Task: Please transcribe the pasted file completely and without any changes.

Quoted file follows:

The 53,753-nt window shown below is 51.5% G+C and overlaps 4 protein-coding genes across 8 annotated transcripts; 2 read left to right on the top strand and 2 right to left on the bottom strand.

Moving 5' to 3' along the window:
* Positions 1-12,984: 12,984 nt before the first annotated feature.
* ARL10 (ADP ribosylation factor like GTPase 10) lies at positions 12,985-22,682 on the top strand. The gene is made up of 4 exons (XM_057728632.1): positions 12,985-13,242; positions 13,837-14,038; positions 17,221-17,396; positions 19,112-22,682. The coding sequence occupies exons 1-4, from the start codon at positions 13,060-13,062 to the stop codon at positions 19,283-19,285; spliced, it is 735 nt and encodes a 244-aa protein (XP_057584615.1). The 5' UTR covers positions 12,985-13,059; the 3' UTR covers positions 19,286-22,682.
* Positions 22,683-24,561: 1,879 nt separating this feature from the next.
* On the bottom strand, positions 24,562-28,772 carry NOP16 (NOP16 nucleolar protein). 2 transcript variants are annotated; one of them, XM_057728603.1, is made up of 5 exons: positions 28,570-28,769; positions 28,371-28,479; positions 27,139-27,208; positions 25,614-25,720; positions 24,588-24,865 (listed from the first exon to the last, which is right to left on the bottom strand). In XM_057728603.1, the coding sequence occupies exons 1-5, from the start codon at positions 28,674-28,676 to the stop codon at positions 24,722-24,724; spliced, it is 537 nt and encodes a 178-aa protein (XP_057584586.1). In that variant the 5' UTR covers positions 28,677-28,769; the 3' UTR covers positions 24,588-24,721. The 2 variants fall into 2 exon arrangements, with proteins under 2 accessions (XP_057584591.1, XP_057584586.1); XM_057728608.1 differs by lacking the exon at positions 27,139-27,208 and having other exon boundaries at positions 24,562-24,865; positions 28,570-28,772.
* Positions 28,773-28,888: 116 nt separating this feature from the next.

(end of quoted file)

The 53,753-nt window shown below is 51.5% G+C and overlaps 4 protein-coding genes across 8 annotated transcripts; 2 read left to right on the top strand and 2 right to left on the bottom strand.

Moving 5' to 3' along the window:
* Positions 1-12,984: 12,984 nt before the first annotated feature.
* ARL10 (ADP ribosylation factor like GTPase 10) lies at positions 12,985-22,682 on the top strand. The gene is made up of 4 exons (XM_057728632.1): positions 12,985-13,242; positions 13,837-14,038; positions 17,221-17,396; positions 19,112-22,682. The coding sequence occupies exons 1-4, from the start codon at positions 13,060-13,062 to the stop codon at positions 19,283-19,285; spliced, it is 735 nt and encodes a 244-aa protein (XP_057584615.1). The 5' UTR covers positions 12,985-13,059; the 3' UTR covers positions 19,286-22,682.
* Positions 22,683-24,561: 1,879 nt separating this feature from the next.
* On the bottom strand, positions 24,562-28,772 carry NOP16 (NOP16 nucleolar protein). 2 transcript variants are annotated; one of them, XM_057728603.1, is made up of 5 exons: positions 28,570-28,769; positions 28,371-28,479; positions 27,139-27,208; positions 25,614-25,720; positions 24,588-24,865 (listed from the first exon to the last, which is right to left on the bottom strand). In XM_057728603.1, the coding sequence occupies exons 1-5, from the start codon at positions 28,674-28,676 to the stop codon at positions 24,722-24,724; spliced, it is 537 nt and encodes a 178-aa protein (XP_057584586.1). In that variant the 5' UTR covers positions 28,677-28,769; the 3' UTR covers positions 24,588-24,721. The 2 variants fall into 2 exon arrangements, with proteins under 2 accessions (XP_057584591.1, XP_057584586.1); XM_057728608.1 differs by lacking the exon at positions 27,139-27,208 and having other exon boundaries at positions 24,562-24,865; positions 28,570-28,772.
* Positions 28,773-28,888: 116 nt separating this feature from the next.